Reactions of Inorganic Compounds in Aqueous Solution


Hydroysis Reaction

  • Hexaaquametal contains 2 type of bond: polar O-H bonds, and co-ordinate bonds between metal ion and water ligands
  • Hydrolysis breaks O-H bond 'heterolytically' (both bonding electrons remain with one of the two fragments between which the bond is broken)
  • M(II) hexaaqua cations, equilibrium lies to the left so solutions are weakly acidic
  • M(III) hexaaqua ions, equilibrium lies to the right so solutions are strongly acidic
  • Hydrolysis equilibria depends on the charge/size ratio
  • The greater the charge/size ration of the ion --> the more the O-H bonds are polarized --> therefore M(III) produce more acidic solutions because the ion is smaller and more highly charged than M(II)
  • (
  • LILAC       ---------------------->  INTENSE BROWN
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Reaction with alkalis

  • If a solution of NaOH or any other alkali is added to a solution of a transition metal (or hexaaquaaluminium), a precipitate of the metal hydroxide is produced.
  • Reactions:
  • [Fe(H2O)6]2+(aq) + 2OH-(aq) --> [Fe(H2O)4(OH)2](s) + 2H2O(l) iron (II) hydroxide produced
  • GREEN                                 ----> BROWN
  • [Cu(H2O)6]2+(aq) + 2OH-(aq) --> [Cu(H2O)4(OH)2](s) + 2H2O(l)                                             copper (II) hydroxide produced (pale blue precipitate)
  • [Co(H2O)6]2+(aq) + 2OH-(aq) --> [Co(H2O)4(OH)2](s) + 2H2O(l)                                         cobalt (II) hydroxide produced (blue precipitate turning pink on standing)
  • [Al(H2O)6]3+(aq) + 3OH-(aq) --> [Al(H2O)3(OH)3](s) + 3H2O(l)                                     aluminium hydroxide produced (white precipitate)
  • [Cr(H2O)6]3+(aq) + 3OH-(aq) --> [Cr(H2O)3(OH)3](s) + 3H2O(l)                                     chromium (III) hydroxide (dark green precipitate)
  • Both aluminium hydroxide and chromium (III) hydroxide react with both acid and alkali
  • Aluminium  hydroxide goes from white solid to colourless solution in both acid and alkali
  • Chromium (III) hydroxide goes from green solid to dark green solution in both acid and alkali


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Reaction with ammonia solution

  • The ammonia molecules behave in the same way as the hydroxide ions
  • The iron, copper and cobalt hexaaqua-ions react with 2NH3 to give their corresponding hydroxides and 2NH4+
  • The chromium, iron and aluminium hexaaqua-ions react with 3NH3 to give their corresponding hydroxides and 3NH4+
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Reaction with solution of carbonate ions

  • [M(H2O)6)]3+ solutions are acidic enough to provide the hydrated protons for the following reactions:
  • CO32-(aq) + H3O+(aq) ---> HCO3-(aq) + H2O(l) then...
  • HCO3-(aq) + H3O+(aq) ---> 2H2O(l) + CO2 (g)
  • The [M(H2O)6]2+ ions do not behave as acids. Instead they for a precipitate directly with the carbonate ion
  • [Fe(H2O)6)]2+(aq) + CO32-(aq) ---> FeCO3(s) (green precipitate) + 6H2O
  • [Co(H2O)6)]2+(aq) + CO32-(aq) ---> CoCO3(s) (light purple precipitate) + 6H2O
  • [Cu(H2O)6)]2+(aq) + CO32-(aq) ---> CuCO3(s) (blue precipitate) + 6H2O
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Substitution by ammonia ligands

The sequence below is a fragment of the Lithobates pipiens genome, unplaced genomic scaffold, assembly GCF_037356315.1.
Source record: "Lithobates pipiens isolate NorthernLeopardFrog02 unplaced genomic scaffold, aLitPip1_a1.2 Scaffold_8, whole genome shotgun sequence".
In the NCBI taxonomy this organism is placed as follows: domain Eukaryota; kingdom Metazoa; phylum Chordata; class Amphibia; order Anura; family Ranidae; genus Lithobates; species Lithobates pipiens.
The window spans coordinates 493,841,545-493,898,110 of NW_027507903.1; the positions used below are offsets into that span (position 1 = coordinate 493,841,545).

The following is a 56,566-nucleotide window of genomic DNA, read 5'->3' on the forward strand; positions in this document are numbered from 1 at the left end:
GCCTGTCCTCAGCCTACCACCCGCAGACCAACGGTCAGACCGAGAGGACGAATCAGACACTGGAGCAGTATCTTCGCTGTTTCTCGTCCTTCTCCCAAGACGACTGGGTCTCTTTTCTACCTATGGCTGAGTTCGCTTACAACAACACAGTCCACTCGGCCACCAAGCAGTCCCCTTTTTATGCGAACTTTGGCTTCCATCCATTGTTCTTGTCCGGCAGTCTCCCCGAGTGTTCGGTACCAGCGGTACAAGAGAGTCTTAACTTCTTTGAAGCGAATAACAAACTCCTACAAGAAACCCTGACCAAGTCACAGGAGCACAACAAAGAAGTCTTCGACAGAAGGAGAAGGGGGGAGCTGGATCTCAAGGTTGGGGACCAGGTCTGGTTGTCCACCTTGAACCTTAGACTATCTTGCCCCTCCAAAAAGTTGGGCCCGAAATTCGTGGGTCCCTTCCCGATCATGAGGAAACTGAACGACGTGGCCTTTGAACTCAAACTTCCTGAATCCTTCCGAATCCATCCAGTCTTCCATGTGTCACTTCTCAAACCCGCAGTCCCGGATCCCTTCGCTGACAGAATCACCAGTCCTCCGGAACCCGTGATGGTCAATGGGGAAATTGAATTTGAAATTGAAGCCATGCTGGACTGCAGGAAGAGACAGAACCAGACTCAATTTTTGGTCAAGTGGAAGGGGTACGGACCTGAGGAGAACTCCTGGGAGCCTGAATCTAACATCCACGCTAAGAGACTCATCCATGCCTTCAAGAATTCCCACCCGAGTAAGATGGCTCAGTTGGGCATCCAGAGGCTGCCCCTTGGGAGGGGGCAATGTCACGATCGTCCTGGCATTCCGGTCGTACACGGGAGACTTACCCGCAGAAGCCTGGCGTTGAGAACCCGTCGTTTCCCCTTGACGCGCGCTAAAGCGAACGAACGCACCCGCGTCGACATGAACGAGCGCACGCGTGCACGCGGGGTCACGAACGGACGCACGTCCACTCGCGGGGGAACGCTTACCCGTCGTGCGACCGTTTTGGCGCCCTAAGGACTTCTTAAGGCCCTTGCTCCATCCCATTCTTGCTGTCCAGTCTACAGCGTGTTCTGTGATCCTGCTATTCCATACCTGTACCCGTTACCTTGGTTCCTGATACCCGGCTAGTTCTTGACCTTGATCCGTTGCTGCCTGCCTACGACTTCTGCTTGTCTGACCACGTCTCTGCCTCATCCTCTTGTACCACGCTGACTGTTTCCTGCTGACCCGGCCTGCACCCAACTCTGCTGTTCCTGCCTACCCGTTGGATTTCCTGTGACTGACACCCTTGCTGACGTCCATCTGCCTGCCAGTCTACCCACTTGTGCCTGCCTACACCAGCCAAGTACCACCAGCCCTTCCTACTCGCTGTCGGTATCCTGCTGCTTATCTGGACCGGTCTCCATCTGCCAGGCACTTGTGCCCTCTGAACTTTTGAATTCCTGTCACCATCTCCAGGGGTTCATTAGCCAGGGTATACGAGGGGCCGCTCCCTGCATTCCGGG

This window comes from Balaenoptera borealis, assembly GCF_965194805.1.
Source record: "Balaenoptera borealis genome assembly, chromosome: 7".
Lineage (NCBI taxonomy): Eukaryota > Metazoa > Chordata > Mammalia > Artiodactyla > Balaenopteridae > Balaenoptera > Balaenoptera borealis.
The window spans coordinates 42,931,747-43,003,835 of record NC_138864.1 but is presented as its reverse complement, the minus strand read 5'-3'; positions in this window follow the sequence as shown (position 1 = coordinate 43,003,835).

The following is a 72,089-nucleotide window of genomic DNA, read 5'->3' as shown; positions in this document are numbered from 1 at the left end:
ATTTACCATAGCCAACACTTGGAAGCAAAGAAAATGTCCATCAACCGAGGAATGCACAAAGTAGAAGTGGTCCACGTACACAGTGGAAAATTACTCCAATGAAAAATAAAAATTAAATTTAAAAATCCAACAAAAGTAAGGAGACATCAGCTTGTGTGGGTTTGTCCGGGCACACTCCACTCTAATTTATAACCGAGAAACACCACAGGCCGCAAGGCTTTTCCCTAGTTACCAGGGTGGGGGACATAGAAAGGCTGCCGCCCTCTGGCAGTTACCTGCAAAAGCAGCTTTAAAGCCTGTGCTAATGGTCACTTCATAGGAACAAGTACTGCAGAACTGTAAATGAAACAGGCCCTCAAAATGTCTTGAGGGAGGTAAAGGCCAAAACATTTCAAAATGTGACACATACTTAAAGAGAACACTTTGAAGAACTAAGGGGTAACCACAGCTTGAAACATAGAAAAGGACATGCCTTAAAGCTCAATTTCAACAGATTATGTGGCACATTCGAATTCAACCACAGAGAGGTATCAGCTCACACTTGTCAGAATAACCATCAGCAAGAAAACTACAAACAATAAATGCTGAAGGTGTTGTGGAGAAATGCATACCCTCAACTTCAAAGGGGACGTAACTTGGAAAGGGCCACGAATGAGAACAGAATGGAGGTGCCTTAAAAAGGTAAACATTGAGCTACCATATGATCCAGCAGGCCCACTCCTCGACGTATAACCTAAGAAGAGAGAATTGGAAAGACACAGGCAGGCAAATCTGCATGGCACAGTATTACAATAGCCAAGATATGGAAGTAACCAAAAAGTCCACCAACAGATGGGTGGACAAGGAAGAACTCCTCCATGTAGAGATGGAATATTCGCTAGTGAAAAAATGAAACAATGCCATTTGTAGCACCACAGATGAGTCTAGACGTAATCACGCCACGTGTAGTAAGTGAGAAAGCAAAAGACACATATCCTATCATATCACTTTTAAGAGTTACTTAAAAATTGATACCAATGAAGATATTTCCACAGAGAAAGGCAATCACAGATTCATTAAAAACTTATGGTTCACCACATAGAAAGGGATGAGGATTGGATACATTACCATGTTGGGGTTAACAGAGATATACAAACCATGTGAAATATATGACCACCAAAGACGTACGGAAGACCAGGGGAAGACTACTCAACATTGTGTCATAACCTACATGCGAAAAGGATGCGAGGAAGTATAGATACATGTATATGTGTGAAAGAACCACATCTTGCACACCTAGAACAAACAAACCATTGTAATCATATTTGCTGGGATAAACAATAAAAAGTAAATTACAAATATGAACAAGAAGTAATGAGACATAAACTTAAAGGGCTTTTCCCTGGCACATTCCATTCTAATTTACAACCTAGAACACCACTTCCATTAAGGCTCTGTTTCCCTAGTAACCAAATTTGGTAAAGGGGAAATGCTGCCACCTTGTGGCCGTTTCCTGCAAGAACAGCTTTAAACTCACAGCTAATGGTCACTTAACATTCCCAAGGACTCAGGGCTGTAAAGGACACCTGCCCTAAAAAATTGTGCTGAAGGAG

• Ammonia molecules are very similar in size to water molecules
  • On slow addition of ammonia to hexaaqua complexes, a precipitate is formed of the hydroxide, which redissolves in excess ammonia
  • For hexaaquacopper (pale blue solution) with ammonia, copper (II) hydroxide is produced and 2NH4+
  • Upon the addition of more ammonia solution the precipitate dissolves forming a dark blue solution of tetraaminebisaquacopper(II) ion [Cu(NH3)4(H2O)2]2+, water and OH- ions
  • In aqueous solution the substitution is incomplete and that only 4 of the water molecules are replaced
  • For hexaaquachromium (green solution) when reacted with ammonia, produces chromium (III) hydroxide (green precipitate) and 3NH4+
  • Chromium hydroxide then reacts with excess ammonia to produce [Cr(NH3)6]3+ (aq)            (lilac solution) and water and OH- ions
  • For hexaaquacobalt (pink solution) with ammonia, cobalt hydroxide is formed (blue precipitate) and 2NH4+
  • In excess ammonia [Co(NH3)6]2+ (straw coloured solution) is formed and water and OH- ions
  • Co(II) is much more stable than Co(III) so the ion is oxidised in the air and the solution turns dark brown
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Substitution by chloride ligands

  • Hexaaquacobalt (pink) reacts with conc. HCl to produce [CoCl4]2- (dark blue) and water
  • Conc. HCl is used because it has a high concentration of chloride ions
  • The high chloride ion concentration pushes the position of equilibrium to the right
  • Chloride ions are bigger than water molecules so the co-ordination number changes from 6 to 4
  • Hexaaquacopper (pale blue) reacts with conc. HCl to produce [CuCl4]2- (olive-green) and water
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The Chelate Effect

  • The chelate effect occurs when you replace water ligands around the central metal ions by multidentate ligands
  • Chelates are much more stable than complex ions formed from unidentate ligands
  • The chelate effect occurs because of entropy change
  • Any change which increases the amount of disorder increases the tendency of a reaction to happen
  • In the case of EDTA4- the number of species present is being increased from 2 on the left to 7 on the right, so disorder increases making it more likely to happen
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